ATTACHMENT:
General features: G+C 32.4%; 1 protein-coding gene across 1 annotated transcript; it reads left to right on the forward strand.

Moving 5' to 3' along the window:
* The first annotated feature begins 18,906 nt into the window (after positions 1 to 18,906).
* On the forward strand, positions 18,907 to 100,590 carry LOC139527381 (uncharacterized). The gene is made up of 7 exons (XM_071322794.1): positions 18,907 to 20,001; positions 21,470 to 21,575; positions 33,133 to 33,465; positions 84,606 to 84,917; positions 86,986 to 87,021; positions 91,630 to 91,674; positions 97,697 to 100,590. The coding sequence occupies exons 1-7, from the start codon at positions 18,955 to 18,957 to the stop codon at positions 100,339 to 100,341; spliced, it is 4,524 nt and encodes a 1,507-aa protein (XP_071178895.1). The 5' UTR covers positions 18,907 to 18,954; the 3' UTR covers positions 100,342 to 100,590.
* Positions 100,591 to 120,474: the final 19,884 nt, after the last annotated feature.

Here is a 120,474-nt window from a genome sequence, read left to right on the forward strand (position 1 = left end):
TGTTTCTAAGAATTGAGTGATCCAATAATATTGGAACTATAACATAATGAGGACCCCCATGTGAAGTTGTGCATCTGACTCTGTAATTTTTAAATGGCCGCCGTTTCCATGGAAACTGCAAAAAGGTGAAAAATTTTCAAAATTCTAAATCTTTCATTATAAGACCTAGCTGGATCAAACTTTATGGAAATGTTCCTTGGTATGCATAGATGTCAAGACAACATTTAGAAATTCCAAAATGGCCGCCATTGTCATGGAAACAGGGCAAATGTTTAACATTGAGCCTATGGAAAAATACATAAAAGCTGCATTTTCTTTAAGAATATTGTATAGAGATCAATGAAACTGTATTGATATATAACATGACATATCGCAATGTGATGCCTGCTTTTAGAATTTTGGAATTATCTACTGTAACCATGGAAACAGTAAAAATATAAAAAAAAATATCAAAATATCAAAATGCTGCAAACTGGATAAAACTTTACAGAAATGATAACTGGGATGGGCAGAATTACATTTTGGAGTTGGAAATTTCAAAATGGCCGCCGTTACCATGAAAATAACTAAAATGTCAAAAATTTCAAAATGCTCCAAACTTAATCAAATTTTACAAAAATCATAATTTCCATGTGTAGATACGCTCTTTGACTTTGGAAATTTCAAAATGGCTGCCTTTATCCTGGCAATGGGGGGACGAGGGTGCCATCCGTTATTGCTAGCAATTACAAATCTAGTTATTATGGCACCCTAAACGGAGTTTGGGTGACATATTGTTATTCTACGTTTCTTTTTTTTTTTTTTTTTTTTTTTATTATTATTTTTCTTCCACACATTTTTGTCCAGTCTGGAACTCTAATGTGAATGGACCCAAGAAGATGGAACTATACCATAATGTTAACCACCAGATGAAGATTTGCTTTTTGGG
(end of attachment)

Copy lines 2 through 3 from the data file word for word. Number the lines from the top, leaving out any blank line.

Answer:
Moving 5' to 3' along the window:
* The first annotated feature begins 18,906 nt into the window (after positions 1 to 18,906).